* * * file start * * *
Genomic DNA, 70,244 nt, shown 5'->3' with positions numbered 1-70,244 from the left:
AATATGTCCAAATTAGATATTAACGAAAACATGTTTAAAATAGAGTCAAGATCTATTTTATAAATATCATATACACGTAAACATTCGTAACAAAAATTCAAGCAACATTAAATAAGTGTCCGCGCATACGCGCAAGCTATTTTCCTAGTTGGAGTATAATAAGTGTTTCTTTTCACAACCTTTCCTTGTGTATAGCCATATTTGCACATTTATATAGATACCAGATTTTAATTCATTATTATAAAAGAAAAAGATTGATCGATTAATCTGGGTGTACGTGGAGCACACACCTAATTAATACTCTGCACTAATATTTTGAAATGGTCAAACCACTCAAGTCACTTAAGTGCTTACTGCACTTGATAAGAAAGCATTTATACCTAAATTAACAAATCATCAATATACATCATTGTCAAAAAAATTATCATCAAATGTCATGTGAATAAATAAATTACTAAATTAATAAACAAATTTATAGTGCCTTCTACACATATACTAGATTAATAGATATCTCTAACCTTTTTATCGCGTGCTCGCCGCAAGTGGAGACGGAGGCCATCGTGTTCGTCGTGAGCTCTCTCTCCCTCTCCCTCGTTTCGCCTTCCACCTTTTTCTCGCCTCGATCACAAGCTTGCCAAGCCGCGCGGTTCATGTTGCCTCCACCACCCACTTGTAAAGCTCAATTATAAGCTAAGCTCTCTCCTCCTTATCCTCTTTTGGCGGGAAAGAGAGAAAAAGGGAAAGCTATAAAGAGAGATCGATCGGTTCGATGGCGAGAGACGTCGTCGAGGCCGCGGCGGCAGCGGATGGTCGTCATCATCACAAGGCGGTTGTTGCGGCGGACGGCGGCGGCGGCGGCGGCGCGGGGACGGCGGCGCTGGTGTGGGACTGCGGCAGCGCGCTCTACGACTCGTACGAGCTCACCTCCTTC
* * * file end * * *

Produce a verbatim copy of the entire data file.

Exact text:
Genomic DNA, 70,244 nt, shown 5'->3' with positions numbered 1-70,244 from the left:
AATATGTCCAAATTAGATATTAACGAAAACATGTTTAAAATAGAGTCAAGATCTATTTTATAAATATCATATACACGTAAACATTCGTAACAAAAATTCAAGCAACATTAAATAAGTGTCCGCGCATACGCGCAAGCTATTTTCCTAGTTGGAGTATAATAAGTGTTTCTTTTCACAACCTTTCCTTGTGTATAGCCATATTTGCACATTTATATAGATACCAGATTTTAATTCATTATTATAAAAGAAAAAGATTGATCGATTAATCTGGGTGTACGTGGAGCACACACCTAATTAATACTCTGCACTAATATTTTGAAATGGTCAAACCACTCAAGTCACTTAAGTGCTTACTGCACTTGATAAGAAAGCATTTATACCTAAATTAACAAATCATCAATATACATCATTGTCAAAAAAATTATCATCAAATGTCATGTGAATAAATAAATTACTAAATTAATAAACAAATTTATAGTGCCTTCTACACATATACTAGATTAATAGATATCTCTAACCTTTTTATCGCGTGCTCGCCGCAAGTGGAGACGGAGGCCATCGTGTTCGTCGTGAGCTCTCTCTCCCTCTCCCTCGTTTCGCCTTCCACCTTTTTCTCGCCTCGATCACAAGCTTGCCAAGCCGCGCGGTTCATGTTGCCTCCACCACCCACTTGTAAAGCTCAATTATAAGCTAAGCTCTCTCCTCCTTATCCTCTTTTGGCGGGAAAGAGAGAAAAAGGGAAAGCTATAAAGAGAGATCGATCGGTTCGATGGCGAGAGACGTCGTCGAGGCCGCGGCGGCAGCGGATGGTCGTCATCATCACAAGGCGGTTGTTGCGGCGGACGGCGGCGGCGGCGGCGGCGCGGGGACGGCGGCGCTGGTGTGGGACTGCGGCAGCGCGCTCTACGACTCGTACGAGCTCACCTCCTTC